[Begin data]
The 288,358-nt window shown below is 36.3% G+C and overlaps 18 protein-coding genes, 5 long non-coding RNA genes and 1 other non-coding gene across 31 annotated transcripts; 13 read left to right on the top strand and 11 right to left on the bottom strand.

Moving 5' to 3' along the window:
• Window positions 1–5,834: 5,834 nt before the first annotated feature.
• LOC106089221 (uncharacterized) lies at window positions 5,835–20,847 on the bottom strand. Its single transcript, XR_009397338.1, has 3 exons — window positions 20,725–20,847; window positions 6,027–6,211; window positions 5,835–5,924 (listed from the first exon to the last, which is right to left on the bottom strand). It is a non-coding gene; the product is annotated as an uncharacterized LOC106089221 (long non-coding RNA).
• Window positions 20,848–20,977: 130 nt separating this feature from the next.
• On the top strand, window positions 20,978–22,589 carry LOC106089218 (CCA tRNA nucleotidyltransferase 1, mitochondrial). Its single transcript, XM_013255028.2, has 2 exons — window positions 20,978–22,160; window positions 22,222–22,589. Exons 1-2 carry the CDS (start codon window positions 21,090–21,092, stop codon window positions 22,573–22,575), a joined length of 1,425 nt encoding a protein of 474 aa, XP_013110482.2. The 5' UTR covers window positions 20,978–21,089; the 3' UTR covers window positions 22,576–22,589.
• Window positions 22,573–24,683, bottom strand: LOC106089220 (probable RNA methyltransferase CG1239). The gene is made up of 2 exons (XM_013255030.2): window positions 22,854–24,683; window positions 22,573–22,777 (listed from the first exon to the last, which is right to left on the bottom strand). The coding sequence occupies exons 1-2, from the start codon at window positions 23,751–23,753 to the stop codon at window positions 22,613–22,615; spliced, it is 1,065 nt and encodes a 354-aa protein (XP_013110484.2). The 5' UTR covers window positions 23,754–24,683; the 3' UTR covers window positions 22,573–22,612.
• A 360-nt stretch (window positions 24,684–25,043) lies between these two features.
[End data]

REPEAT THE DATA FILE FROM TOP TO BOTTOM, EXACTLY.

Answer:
The 288,358-nt window shown below is 36.3% G+C and overlaps 18 protein-coding genes, 5 long non-coding RNA genes and 1 other non-coding gene across 31 annotated transcripts; 13 read left to right on the top strand and 11 right to left on the bottom strand.

Moving 5' to 3' along the window:
• Window positions 1–5,834: 5,834 nt before the first annotated feature.
• LOC106089221 (uncharacterized) lies at window positions 5,835–20,847 on the bottom strand. Its single transcript, XR_009397338.1, has 3 exons — window positions 20,725–20,847; window positions 6,027–6,211; window positions 5,835–5,924 (listed from the first exon to the last, which is right to left on the bottom strand). It is a non-coding gene; the product is annotated as an uncharacterized LOC106089221 (long non-coding RNA).
• Window positions 20,848–20,977: 130 nt separating this feature from the next.
• On the top strand, window positions 20,978–22,589 carry LOC106089218 (CCA tRNA nucleotidyltransferase 1, mitochondrial). Its single transcript, XM_013255028.2, has 2 exons — window positions 20,978–22,160; window positions 22,222–22,589. Exons 1-2 carry the CDS (start codon window positions 21,090–21,092, stop codon window positions 22,573–22,575), a joined length of 1,425 nt encoding a protein of 474 aa, XP_013110482.2. The 5' UTR covers window positions 20,978–21,089; the 3' UTR covers window positions 22,576–22,589.
• Window positions 22,573–24,683, bottom strand: LOC106089220 (probable RNA methyltransferase CG1239). The gene is made up of 2 exons (XM_013255030.2): window positions 22,854–24,683; window positions 22,573–22,777 (listed from the first exon to the last, which is right to left on the bottom strand). The coding sequence occupies exons 1-2, from the start codon at window positions 23,751–23,753 to the stop codon at window positions 22,613–22,615; spliced, it is 1,065 nt and encodes a 354-aa protein (XP_013110484.2). The 5' UTR covers window positions 23,754–24,683; the 3' UTR covers window positions 22,573–22,612.
• A 360-nt stretch (window positions 24,684–25,043) lies between these two features.